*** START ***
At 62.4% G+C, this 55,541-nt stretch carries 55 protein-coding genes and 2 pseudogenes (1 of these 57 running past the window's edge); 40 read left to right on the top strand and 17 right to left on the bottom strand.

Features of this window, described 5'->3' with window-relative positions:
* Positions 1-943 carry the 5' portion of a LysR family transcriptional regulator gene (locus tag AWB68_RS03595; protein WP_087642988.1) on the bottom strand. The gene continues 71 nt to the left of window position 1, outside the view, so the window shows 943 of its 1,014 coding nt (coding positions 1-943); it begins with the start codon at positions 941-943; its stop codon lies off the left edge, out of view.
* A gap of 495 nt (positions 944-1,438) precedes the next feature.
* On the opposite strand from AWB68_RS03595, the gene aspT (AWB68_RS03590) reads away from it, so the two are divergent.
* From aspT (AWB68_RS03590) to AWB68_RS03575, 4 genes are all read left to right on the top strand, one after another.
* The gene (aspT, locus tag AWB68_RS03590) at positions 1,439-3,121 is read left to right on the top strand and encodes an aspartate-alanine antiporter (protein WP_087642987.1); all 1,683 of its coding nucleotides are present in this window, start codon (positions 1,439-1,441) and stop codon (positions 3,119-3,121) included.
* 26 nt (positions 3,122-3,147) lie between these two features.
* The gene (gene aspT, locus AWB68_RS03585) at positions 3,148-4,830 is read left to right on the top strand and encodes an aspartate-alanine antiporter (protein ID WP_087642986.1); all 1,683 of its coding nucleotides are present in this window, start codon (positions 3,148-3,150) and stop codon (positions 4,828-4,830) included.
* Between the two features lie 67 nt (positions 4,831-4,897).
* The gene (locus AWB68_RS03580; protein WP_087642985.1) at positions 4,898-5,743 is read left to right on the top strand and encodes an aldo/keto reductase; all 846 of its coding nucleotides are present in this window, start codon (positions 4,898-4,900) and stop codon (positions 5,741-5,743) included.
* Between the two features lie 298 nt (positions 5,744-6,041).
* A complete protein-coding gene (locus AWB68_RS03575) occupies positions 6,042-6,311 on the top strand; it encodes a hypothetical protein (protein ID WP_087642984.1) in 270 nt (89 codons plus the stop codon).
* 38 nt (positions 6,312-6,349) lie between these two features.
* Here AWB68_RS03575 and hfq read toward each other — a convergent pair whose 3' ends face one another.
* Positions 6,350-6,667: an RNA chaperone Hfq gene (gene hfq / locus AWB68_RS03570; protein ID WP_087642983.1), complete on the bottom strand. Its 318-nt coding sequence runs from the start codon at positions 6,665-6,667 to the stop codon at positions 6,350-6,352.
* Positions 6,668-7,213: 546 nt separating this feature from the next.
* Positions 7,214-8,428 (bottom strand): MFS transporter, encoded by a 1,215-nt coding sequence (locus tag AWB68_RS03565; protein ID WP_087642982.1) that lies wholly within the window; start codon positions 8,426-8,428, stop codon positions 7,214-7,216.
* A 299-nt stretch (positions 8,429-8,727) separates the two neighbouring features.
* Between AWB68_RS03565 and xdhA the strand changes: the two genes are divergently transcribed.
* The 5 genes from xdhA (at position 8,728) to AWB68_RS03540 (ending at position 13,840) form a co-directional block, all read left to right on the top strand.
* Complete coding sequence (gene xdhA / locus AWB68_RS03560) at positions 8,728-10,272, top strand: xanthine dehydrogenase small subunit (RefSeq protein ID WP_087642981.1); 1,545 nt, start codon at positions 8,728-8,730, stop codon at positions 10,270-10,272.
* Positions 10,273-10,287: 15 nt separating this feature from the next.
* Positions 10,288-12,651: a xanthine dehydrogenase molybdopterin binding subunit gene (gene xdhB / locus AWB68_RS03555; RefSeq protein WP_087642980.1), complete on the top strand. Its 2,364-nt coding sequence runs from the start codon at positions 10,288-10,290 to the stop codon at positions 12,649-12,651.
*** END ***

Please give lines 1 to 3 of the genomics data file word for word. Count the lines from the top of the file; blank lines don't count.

At 62.4% G+C, this 55,541-nt stretch carries 55 protein-coding genes and 2 pseudogenes (1 of these 57 running past the window's edge); 40 read left to right on the top strand and 17 right to left on the bottom strand.

Features of this window, described 5'->3' with window-relative positions:
* Positions 1-943 carry the 5' portion of a LysR family transcriptional regulator gene (locus tag AWB68_RS03595; protein WP_087642988.1) on the bottom strand. The gene continues 71 nt to the left of window position 1, outside the view, so the window shows 943 of its 1,014 coding nt (coding positions 1-943); it begins with the start codon at positions 941-943; its stop codon lies off the left edge, out of view.